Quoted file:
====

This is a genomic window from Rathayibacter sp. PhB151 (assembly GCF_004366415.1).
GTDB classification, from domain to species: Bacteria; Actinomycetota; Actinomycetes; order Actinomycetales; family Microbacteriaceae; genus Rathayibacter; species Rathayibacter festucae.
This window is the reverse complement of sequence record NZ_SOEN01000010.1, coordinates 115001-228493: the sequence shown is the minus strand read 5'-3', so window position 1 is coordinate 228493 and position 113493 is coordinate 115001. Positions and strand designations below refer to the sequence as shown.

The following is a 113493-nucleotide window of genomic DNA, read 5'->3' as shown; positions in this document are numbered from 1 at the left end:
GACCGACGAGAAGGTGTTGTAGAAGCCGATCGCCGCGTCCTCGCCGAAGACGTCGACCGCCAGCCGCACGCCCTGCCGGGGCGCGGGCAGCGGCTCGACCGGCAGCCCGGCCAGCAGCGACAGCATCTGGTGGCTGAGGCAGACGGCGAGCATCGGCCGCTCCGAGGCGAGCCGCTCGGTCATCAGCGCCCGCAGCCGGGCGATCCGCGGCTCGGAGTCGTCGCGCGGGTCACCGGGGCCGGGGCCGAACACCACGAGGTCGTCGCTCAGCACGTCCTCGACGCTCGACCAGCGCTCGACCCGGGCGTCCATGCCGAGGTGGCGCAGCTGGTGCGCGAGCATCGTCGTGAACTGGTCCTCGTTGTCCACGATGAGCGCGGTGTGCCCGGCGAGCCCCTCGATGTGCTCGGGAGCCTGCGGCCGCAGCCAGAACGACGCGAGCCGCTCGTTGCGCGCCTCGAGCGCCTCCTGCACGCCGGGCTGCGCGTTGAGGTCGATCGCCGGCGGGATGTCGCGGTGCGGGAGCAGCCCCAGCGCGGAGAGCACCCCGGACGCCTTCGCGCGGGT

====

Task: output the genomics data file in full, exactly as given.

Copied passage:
This is a genomic window from Rathayibacter sp. PhB151 (assembly GCF_004366415.1).
GTDB classification, from domain to species: Bacteria; Actinomycetota; Actinomycetes; order Actinomycetales; family Microbacteriaceae; genus Rathayibacter; species Rathayibacter festucae.
This window is the reverse complement of sequence record NZ_SOEN01000010.1, coordinates 115001-228493: the sequence shown is the minus strand read 5'-3', so window position 1 is coordinate 228493 and position 113493 is coordinate 115001. Positions and strand designations below refer to the sequence as shown.

The following is a 113493-nucleotide window of genomic DNA, read 5'->3' as shown; positions in this document are numbered from 1 at the left end:
GACCGACGAGAAGGTGTTGTAGAAGCCGATCGCCGCGTCCTCGCCGAAGACGTCGACCGCCAGCCGCACGCCCTGCCGGGGCGCGGGCAGCGGCTCGACCGGCAGCCCGGCCAGCAGCGACAGCATCTGGTGGCTGAGGCAGACGGCGAGCATCGGCCGCTCCGAGGCGAGCCGCTCGGTCATCAGCGCCCGCAGCCGGGCGATCCGCGGCTCGGAGTCGTCGCGCGGGTCACCGGGGCCGGGGCCGAACACCACGAGGTCGTCGCTCAGCACGTCCTCGACGCTCGACCAGCGCTCGACCCGGGCGTCCATGCCGAGGTGGCGCAGCTGGTGCGCGAGCATCGTCGTGAACTGGTCCTCGTTGTCCACGATGAGCGCGGTGTGCCCGGCGAGCCCCTCGATGTGCTCGGGAGCCTGCGGCCGCAGCCAGAACGACGCGAGCCGCTCGTTGCGCGCCTCGAGCGCCTCCTGCACGCCGGGCTGCGCGTTGAGGTCGATCGCCGGCGGGATGTCGCGGTGCGGGAGCAGCCCCAGCGCGGAGAGCACCCCGGACGCCTTCGCGCGGGT